Black knot fungus is a plant pathogen that once severely impacted Prunus
species, such as plum
and cherry trees. It is native to North America.
Identification: This disturbing looking fungus creates
a black, rough, uneven swelling. They are hard and dry to the touch, like charcoal briquets.
Although it is well-controlled in most of today’s orchards,
I see it quite commonly on wild cherry in New England. The knotty swellings can be ⅞-12" (2.5-30 cm)
in size, wrapping around branches, and they eventually kill the tree.
Looks like the infected tree is wild cherry. · 8/15/2015 · Grafton Notch State Park, Newry, Maine ≈ 6 × 8" (14 × 20 cm)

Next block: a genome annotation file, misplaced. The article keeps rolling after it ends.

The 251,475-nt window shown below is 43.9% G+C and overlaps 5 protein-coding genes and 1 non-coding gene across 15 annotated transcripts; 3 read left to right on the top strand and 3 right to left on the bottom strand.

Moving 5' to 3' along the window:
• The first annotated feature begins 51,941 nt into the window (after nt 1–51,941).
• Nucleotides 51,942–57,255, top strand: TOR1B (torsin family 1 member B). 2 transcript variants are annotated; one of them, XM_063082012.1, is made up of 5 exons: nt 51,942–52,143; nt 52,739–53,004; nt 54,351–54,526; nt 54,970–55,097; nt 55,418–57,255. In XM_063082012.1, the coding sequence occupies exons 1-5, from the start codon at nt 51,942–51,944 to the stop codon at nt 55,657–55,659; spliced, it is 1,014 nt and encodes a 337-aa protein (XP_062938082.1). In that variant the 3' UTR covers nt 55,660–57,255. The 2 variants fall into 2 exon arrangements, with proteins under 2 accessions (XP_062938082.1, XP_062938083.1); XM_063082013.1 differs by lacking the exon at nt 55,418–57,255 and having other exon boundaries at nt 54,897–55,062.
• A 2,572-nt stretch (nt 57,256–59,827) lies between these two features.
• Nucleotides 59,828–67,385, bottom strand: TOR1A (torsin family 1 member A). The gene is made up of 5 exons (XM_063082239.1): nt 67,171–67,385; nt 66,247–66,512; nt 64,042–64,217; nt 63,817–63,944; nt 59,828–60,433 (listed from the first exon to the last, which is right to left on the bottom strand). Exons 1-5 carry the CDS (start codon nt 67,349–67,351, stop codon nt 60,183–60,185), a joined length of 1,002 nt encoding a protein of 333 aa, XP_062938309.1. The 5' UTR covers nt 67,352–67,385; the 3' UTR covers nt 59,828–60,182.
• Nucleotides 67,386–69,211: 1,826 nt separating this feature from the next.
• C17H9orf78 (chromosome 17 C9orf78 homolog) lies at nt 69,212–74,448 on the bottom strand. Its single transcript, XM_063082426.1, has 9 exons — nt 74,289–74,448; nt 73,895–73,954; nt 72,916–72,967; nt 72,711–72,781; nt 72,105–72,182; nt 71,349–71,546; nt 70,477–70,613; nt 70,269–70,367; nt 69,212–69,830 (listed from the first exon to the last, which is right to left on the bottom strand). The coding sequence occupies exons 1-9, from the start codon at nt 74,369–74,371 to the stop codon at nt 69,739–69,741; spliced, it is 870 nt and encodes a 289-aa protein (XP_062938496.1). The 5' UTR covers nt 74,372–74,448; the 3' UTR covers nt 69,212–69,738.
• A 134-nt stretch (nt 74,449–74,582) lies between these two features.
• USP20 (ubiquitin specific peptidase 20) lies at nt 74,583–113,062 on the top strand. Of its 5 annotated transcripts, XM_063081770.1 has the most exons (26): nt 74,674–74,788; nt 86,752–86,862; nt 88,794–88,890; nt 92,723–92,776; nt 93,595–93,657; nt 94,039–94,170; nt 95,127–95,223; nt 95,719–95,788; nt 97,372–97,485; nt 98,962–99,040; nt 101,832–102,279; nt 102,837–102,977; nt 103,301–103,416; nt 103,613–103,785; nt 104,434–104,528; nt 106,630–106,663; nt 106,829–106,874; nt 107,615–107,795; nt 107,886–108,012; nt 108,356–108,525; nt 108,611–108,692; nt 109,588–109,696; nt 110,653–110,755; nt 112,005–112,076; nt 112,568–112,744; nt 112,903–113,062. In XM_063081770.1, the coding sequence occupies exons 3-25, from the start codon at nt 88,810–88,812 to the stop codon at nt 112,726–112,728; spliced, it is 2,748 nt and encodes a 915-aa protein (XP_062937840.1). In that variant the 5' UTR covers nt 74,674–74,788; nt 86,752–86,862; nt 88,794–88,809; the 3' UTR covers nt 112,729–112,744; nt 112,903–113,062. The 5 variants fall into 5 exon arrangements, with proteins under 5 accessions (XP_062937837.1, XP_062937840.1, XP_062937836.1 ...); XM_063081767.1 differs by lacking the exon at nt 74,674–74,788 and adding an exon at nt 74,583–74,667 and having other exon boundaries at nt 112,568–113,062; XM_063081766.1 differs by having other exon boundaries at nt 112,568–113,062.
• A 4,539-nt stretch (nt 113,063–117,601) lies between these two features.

10/25/2009 · Nashua River Rail Trail, Nashua, New Hampshire ≈ 7 × 4½" (17 × 11 cm)
11/3/2011 · Pearl Hill State Park, Townsend, Massachusetts ≈ 13 × 20" (33 × 50 cm)
Roughly 75 people in North America are poisoned each year by mushrooms, often from eating a poisonous species that resembles an edible species. Though deaths are rare, there is no cure short of a liver transplant for severe poisoning. Don't eat any mushroom unless you are absolutely certain of its identity! Please don't trust the identifications on this site. We aren't mushroom experts and we haven't focused on safely identifying edible species.
Dibotryon morbosum (Schwein.:Fr.)Theiss.&Syd.1915
Sphaeria morbosa Schwein.:Fr.1822
Botryosphaeria morbosa (Schwein.:Fr.)Sorauer1921
Cucurbitaria morbosa (Schwein.:Fr.)Ellis1881
Otthia morbosa (Schwein.:Fr.)Ellis&Everh.1892
Plowrightia morbosa (Schwein.:Fr.)Sacc.1883
Apiosporina morbosa description by Thomas H. Kent, last updated 5 Sep 2023.